Above: Corpus Christi procession, painted c. 1510-1520. The words on the canopy are from St Thomas’ ‘Lauda Sion’ sequence.
There is a hidden poet from the high medieval ages. He has not the status of Wordsworth, Shakespeare, or Frost, yet it is safe to say that he is quoted more often than any of them combined. Indeed, his poetry is sung perhaps thousands of times every day around the world. Who is this mystery poet? His name is St Thomas Aquinas, and his poetry includes the timeless hymns, Panis Angelicus, O Salutaris, and Tantum Ergo. Tantum Ergo, it seems to me, gives St Thomas the unofficial record of being the most quoted poet ever, for it is sung before benediction of the Blessed Sacrament. And how many Eucharistic benedictions are given daily around the world!
Firstly, here is some historical background for the composition of these hymns (which are also poems, for every hymn is a poem). Recall that Corpus Christi (falling this year on June 3rd) is the feast day honoring Christ’s Body and Blood in the Holy Eucharist. At the consecration of every Mass, bread and wine are changed into the Body and Blood of Jesus Christ. Although we continue to see the appearances of bread and wine, what we see is no longer bread and wine. Instead, Jesus Christ, body, blood, soul, and divinity, is truly present under the appearances of bread and wine.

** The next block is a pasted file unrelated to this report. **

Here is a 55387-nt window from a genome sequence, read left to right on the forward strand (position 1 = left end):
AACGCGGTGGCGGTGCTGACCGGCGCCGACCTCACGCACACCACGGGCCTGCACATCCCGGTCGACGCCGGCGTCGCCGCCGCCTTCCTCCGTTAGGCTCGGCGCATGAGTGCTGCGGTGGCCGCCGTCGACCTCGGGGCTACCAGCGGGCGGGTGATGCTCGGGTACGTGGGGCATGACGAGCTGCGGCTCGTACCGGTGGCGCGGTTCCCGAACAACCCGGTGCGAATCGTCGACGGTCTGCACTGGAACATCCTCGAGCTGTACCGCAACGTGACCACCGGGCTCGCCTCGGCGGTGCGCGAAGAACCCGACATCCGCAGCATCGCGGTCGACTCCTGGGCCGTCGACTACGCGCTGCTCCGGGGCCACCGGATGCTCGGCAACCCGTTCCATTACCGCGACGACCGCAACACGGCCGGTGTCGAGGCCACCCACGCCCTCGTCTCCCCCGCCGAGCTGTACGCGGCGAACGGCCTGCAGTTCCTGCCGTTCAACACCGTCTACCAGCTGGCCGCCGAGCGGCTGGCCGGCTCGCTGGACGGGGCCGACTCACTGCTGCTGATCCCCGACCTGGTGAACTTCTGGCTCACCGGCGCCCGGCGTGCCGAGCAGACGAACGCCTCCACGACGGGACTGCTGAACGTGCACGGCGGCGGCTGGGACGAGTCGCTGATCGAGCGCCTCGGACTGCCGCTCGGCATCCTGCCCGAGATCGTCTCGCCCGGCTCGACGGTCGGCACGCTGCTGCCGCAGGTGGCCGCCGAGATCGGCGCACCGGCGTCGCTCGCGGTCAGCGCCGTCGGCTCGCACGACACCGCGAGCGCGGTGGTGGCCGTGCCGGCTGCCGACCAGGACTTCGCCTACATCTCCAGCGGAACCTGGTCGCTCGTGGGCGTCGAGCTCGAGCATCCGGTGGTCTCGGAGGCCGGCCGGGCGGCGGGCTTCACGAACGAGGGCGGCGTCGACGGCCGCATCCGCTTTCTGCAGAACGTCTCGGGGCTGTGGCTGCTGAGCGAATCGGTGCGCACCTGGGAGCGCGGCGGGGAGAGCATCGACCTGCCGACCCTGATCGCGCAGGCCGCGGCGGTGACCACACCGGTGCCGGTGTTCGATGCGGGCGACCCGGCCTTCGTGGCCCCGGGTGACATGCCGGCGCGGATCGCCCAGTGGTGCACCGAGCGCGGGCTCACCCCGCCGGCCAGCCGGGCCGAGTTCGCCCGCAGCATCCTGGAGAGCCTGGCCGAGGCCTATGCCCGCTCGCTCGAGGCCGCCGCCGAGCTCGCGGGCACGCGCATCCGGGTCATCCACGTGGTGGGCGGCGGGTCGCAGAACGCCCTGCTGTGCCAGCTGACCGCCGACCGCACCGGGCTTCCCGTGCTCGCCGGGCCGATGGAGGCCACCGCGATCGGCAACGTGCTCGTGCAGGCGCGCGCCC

Before August 1264, St Thomas Aquinas, the famed yet humble scholar, was asked by Pope Urban IV to compose the texts for the Mass and Divine Office of the feast of Corpus Christi. At that time, the feast of Corpus Christi was still very young and not yet universally celebrated. St Thomas began prayerfully choosing the Scripture passages to be used at Mass and the antiphons to be prayed in the Divine Office. He considered what the orations and hymns should express. Pope Urban IV accepted the work of St Thomas, and on 11 August 1264, decreed Corpus Christi to be celebrated universally throughout the Church (though it wasn’t actually universally celebrated until the next century).